Now of itself that experience was not new to me of course. It is the reason I (or most anyone I know) sit in quiet prayer and give myself to God. I know that God desires to love me, God desires to be God for and with me, and I desire to allow God to do that and to be and do whatever flows from that.. But this last week the description, "Letting God love us from the inside out" as a definition for prayer was new, a more succinct way of thinking about the dynamic of prayer and ministry together, especially as prayer empowers ministry. Then on Sunday we sang "The Summons" which touched me and pulled everything together. While using this song both for meditation and in my usual practice of quiet prayer I became far more vividly aware of God loving me from the inside out throughout the whole of my life. We sometimes hear that when a person faces death their entire life flashes before them. Well, the combination of contemplative prayer, meditation on "The Summons", and personal work for direction led me to experience something similar. For the first time, in series of images drawn from my entire life during each prayer period, I saw clearly how God had worked through my WHOLE life to create the heart of a hermit. The experience was repeated at each prayer period over a number of days; it was an amazing time of healing and integration empowering a fresh sense of my vocation.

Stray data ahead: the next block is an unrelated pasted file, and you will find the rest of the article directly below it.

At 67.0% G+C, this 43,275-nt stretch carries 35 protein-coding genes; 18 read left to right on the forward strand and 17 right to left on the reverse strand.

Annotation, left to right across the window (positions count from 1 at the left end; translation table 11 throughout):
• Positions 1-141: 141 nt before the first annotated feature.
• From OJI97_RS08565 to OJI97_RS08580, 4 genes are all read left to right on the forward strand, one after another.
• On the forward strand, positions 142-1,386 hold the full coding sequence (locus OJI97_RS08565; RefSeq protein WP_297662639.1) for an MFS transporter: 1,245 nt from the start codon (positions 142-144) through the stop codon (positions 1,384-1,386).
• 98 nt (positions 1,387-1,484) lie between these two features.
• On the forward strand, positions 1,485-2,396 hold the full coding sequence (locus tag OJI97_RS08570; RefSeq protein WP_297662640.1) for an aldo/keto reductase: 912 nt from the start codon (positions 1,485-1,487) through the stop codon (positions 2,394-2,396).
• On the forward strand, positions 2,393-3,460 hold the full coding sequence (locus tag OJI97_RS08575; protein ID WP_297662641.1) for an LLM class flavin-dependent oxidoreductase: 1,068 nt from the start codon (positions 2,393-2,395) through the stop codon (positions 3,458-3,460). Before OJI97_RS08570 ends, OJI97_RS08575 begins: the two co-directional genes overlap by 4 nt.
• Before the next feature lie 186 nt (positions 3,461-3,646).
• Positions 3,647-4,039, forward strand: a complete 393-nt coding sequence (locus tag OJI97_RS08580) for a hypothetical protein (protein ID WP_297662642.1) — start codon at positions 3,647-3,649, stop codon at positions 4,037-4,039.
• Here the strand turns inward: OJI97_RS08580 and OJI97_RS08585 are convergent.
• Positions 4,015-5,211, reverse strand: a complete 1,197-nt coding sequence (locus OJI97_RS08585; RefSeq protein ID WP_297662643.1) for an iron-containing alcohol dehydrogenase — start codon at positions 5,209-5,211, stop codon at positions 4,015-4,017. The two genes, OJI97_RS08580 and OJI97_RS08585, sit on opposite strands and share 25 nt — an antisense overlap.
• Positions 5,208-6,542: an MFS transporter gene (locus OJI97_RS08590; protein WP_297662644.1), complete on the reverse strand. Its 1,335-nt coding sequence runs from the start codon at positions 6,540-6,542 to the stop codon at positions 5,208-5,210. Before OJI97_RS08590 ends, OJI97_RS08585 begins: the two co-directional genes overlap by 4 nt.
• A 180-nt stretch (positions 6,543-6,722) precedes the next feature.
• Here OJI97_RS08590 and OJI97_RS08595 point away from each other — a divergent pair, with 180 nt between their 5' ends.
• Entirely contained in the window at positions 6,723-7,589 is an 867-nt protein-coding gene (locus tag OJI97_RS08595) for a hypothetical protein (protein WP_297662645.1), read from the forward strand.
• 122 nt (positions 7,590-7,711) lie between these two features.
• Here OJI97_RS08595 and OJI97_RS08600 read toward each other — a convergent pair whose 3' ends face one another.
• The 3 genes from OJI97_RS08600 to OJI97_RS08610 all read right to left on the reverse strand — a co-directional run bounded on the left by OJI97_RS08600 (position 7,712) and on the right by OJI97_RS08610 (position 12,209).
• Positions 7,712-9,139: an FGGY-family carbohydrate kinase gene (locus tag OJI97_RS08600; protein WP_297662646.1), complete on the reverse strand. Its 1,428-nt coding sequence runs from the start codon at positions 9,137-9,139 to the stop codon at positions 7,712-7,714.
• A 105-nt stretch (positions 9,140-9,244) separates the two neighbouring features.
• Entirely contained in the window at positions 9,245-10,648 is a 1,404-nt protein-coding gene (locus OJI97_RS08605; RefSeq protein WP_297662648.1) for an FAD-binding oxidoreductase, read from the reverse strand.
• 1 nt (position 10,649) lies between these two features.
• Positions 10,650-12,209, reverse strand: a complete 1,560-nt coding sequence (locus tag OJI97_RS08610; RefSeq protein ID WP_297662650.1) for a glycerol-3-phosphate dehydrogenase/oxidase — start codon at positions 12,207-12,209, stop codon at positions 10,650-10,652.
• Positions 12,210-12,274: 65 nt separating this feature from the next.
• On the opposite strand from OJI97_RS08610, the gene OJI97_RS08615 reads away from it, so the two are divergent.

Ordinarily I sit in quiet prayer for about an hour or so at a time a couple of times a day --- once at 4:00 am and again in the early evening. But last week the work I had been doing with my director coupled with my response to the song at Mass triggered an urgent hunger for quiet prayer in the mid-afternoon. I responded by sitting for about two hours and then, after a brief stretch and cup of tea, etc., I sat again for meditation using lines from and sometimes using headphones playing "The Summons" in a repeating loop for about another hour and a half. (In using the headphones I would really only "hear" and be moved by one or two lines at a time while the rest of the song either went mainly "unheard." or I stopped the playback). Each line that struck me with fresh application and emotion during these times reminded me of various events in my life from very young childhood onwards in the aforementioned series of images. In response I began to cry both long, freely, and deeply --- sometimes in some sadness and grief, but mainly in joy and profound gratitude for the way I saw that God had been working in my life. And so it continued over a period of several days through a number of longer-than-usual prayer periods. It was far and away one of the most powerful and graced experiences I have ever had.